Metro Lawn PlowSite.com Addict
    Messages: 1,302

    I would be concerned with the weight. I cracked my driveway pretty bad with our Kodiak one winter. I was just parking in the drive, not plowing it.
     
  11. csi.northcoast

    csi.northcoast Senior Member
    Messages: 320

    i would be afraid of the liability esp of cracked concrete even if you didn't do it a customer sees that truck on their drive. any cracks that develops they will be blaming you.
     
  12. RLM

    RLM PlowSite.com Addict
    Messages: 1,270

    We just got it this year. For us chances are we will never use it on residentials, as I have about 14 smaller (Jeep & P/U's) available between co owned & our reg subs. However if I were still a smaller contractor, only having a couple trucks & nothing else were available (durring a storm). You use what you have.
     
  13. motoxguy

    motoxguy Senior Member
    from WI
    Messages: 295

    i'd use a truck that size if i had nothing else but i can hardly pull in a driveway with that size truck to dump some mulch with out people getting nervous of there concrete driveways, but good luck hopefully no one will mind it if you do go that route
     
  14. Four Seasons

    Four Seasons Senior Member
    Messages: 157

    thanks. there are actually no concrete driveways around here. Most are gravel. Some are paved.
     
  15. oldmankent

    oldmankent PlowSite.com Addict
    Messages: 1,318

    I wouldn't attempt that. Way too big.
     
  16. NICHOLS LANDSCA

    NICHOLS LANDSCA PlowSite Veteran
    Messages: 4,305

    Kinda like using a 12lbs sledge to install finish nails.:D
     
  17. Grassman09

    Grassman09 2000 Club Member
    Messages: 2,806

    Nothing wrong with that. :laughing:
     
  18. demonic

    demonic Junior Member
    Messages: 2

    I have a 95 topkick I shorten and mounted a dually box on it. It has a really sharp turning radius being that it was once 14ft longer. The 11r22.5 tires offer ground clearance that light trucks can't get. I have a 6000lbs block in the back. I haven't had an issue with traction. My weakness is the plow. Its an older unimount that I widen to 10ft and built my own mounts. Previous statements are correct that there is a lot of weight momentum moving forward when you hit something the plow tends to give first. I'm trying to avoid any run-ins but just front pushing up banks I'm bending things. I keep welding more steel on. I plan on finding a Falls plow this summer and plumbing up a hyd system. I live near downtown st paul minnesota so everything I do it tight areas. The turn radius is awesome for what I do. The wide blade can be an issue on some city streets since people are inconsiderate and brain dead. Also the fact that all I can see of the plow is the 3ft guide posts on each end gives ya I weird "whered it go" sensation. Otherwise the truck works fine for what I do with it. I put air ride under the back with 12k bags but its a little too squishy. Time for a sway bar.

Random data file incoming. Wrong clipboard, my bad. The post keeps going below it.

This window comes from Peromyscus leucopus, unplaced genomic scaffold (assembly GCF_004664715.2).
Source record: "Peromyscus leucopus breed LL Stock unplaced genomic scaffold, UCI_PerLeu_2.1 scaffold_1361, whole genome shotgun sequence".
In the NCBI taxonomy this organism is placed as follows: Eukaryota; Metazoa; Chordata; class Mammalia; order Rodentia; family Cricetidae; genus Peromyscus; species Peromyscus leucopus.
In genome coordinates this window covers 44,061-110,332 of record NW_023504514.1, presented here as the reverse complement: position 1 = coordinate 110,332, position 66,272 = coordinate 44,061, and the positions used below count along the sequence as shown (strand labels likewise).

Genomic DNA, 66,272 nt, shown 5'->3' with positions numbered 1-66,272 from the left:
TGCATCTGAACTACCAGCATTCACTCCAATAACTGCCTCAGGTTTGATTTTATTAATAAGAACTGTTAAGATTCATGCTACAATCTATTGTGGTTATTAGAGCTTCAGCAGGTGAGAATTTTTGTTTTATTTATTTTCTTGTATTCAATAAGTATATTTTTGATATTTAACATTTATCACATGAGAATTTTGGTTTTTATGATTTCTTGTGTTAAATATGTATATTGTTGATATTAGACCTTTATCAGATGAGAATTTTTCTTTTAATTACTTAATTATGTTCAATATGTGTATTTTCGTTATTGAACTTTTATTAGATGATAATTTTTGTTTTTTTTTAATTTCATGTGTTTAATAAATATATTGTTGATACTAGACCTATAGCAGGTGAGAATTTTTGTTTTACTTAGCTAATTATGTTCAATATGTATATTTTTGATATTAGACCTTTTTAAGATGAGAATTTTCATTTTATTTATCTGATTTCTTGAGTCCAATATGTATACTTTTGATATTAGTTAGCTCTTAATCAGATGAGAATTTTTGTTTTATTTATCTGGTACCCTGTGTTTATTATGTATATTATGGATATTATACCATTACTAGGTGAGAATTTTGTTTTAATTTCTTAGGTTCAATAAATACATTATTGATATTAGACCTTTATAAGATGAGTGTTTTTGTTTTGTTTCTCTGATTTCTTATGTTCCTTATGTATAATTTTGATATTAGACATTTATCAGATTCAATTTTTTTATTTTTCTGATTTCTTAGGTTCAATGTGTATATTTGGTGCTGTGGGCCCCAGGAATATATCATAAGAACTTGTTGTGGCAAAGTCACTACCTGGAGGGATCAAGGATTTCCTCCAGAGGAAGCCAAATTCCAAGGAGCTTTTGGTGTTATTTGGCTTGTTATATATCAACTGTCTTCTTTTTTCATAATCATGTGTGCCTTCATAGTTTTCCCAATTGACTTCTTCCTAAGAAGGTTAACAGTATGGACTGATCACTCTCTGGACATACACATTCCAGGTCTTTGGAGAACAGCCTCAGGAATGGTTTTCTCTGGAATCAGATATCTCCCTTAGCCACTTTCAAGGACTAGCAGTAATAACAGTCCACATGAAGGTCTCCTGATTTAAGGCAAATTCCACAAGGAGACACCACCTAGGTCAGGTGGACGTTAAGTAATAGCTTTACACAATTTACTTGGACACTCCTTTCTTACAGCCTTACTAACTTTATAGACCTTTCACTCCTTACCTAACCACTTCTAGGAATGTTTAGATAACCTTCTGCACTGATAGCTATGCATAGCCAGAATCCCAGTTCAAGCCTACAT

19. V_Scapes

    V_Scapes Senior Member
    Messages: 942

    I plow some driveways with my 3500 mason dump and thats even pushing it. especially in 4wd when its harder to turn. it takes me longer to line up the truck straight into the driveway than it does to plow it sometimes. not only to you have to manuever the dually dump body but the 9' plow adds alot of extra length.
     
  20. Westhardt Corp.

    Westhardt Corp. Senior Member
    Messages: 845

    You might consider a cabover for this. We have an ultra short Mack tractor for doing specialty work in the city (maneuverability is critical). Super cheap, if you can find them. Built like tanks (weigh 13,500), automatics, have PTO provisions, air ride. Can't beat 'em, and you could fit a 6-yard spreader on it easily--maybe bigger. And they run a 111" wheelbase. (tandems run a 138")

    [​IMG]

    Purchase price...$5500 for ours. Haven't seen a single axle over $8000.

    :D